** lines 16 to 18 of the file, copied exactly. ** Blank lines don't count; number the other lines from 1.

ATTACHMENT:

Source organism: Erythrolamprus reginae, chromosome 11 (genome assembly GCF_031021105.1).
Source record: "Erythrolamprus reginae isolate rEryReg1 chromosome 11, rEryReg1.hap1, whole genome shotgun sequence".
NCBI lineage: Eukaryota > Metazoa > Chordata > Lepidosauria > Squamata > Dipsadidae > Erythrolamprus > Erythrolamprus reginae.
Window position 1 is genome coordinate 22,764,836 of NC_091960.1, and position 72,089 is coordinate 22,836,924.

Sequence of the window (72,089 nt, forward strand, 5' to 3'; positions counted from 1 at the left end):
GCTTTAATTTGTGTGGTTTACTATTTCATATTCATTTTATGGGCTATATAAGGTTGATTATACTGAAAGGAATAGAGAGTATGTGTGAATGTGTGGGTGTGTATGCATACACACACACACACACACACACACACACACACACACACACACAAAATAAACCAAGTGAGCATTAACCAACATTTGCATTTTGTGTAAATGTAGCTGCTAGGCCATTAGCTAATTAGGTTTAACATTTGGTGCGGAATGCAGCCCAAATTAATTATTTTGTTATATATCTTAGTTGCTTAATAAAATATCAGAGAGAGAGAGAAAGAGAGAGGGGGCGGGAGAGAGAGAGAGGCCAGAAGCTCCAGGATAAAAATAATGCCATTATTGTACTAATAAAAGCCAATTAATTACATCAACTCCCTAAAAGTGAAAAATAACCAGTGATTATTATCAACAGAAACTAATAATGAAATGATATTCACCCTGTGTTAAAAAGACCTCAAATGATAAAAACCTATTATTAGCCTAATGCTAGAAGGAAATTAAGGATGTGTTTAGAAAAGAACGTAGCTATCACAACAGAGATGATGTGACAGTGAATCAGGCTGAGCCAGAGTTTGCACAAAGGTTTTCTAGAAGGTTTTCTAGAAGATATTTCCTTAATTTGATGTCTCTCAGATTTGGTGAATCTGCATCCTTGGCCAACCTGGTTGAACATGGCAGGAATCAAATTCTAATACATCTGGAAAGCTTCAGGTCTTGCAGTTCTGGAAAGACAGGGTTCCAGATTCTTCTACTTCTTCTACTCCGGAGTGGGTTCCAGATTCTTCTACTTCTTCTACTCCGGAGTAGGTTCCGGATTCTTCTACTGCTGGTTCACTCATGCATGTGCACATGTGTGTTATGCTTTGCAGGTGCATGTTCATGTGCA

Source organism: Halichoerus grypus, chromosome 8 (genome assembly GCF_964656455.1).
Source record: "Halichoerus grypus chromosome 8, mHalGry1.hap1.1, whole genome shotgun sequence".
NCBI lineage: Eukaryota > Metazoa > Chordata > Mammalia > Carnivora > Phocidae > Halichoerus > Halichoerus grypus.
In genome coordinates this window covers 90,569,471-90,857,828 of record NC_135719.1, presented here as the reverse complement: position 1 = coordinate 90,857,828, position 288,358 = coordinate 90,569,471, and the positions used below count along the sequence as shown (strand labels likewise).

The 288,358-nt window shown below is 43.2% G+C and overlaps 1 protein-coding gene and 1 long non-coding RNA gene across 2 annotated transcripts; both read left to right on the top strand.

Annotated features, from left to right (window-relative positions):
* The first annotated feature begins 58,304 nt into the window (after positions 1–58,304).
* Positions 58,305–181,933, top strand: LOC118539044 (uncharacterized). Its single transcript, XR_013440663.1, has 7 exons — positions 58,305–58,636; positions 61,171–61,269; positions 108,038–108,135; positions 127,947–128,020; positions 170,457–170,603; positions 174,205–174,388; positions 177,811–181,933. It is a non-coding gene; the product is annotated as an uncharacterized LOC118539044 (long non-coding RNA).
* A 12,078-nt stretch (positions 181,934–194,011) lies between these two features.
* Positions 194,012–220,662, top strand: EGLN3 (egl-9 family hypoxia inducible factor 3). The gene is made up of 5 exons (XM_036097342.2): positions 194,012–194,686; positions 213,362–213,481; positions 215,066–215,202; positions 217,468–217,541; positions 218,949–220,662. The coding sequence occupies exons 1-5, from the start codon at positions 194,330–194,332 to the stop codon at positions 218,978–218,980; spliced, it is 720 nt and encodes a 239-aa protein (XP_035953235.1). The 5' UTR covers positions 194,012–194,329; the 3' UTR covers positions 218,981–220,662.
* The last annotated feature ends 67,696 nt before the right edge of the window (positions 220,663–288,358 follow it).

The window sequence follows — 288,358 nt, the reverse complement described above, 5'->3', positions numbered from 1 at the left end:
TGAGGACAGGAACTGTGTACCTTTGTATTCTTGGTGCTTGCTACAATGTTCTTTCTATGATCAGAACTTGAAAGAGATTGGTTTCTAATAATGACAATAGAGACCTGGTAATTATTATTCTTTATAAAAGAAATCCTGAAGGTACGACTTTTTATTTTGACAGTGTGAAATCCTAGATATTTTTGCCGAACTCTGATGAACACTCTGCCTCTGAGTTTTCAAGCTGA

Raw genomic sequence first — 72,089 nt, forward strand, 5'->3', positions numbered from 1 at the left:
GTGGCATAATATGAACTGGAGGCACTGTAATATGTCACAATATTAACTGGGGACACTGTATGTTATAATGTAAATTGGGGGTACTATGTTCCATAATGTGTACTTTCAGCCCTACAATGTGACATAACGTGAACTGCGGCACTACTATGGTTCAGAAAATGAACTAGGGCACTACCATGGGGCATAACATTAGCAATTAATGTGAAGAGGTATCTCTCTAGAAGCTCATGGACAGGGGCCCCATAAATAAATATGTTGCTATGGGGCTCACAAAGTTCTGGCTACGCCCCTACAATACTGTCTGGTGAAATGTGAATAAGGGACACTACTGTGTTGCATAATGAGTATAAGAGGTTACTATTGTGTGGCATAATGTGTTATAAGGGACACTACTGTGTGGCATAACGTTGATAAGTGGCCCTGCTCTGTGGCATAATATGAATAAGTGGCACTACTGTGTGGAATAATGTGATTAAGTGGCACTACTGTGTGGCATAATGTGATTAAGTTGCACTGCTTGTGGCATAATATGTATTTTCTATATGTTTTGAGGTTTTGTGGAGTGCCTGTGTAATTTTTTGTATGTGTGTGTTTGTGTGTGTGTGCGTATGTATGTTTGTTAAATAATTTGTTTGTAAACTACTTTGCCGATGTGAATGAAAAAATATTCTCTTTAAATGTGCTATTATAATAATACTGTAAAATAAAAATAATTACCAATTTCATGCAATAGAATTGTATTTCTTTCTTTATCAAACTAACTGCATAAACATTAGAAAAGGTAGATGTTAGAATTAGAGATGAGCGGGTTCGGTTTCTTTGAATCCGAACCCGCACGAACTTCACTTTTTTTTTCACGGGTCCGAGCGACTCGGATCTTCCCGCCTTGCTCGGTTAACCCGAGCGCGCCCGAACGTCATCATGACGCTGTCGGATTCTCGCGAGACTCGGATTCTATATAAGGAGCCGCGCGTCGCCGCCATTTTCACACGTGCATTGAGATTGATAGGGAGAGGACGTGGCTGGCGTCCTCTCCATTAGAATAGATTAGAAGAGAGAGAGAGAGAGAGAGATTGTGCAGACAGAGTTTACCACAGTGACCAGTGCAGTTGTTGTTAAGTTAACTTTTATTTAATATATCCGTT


* Positions 194,012–220,662, top strand: EGLN3 (egl-9 family hypoxia inducible factor 3). The gene is made up of 5 exons (XM_036097342.2): positions 194,012–194,686; positions 213,362–213,481; positions 215,066–215,202; positions 217,468–217,541; positions 218,949–220,662. The coding sequence occupies exons 1-5, from the start codon at positions 194,330–194,332 to the stop codon at positions 218,978–218,980; spliced, it is 720 nt and encodes a 239-aa protein (XP_035953235.1). The 5' UTR covers positions 194,012–194,329; the 3' UTR covers positions 218,981–220,662.
* The last annotated feature ends 67,696 nt before the right edge of the window (positions 220,663–288,358 follow it).

The window sequence follows — 288,358 nt, the reverse complement described above, 5'->3', positions numbered from 1 at the left end: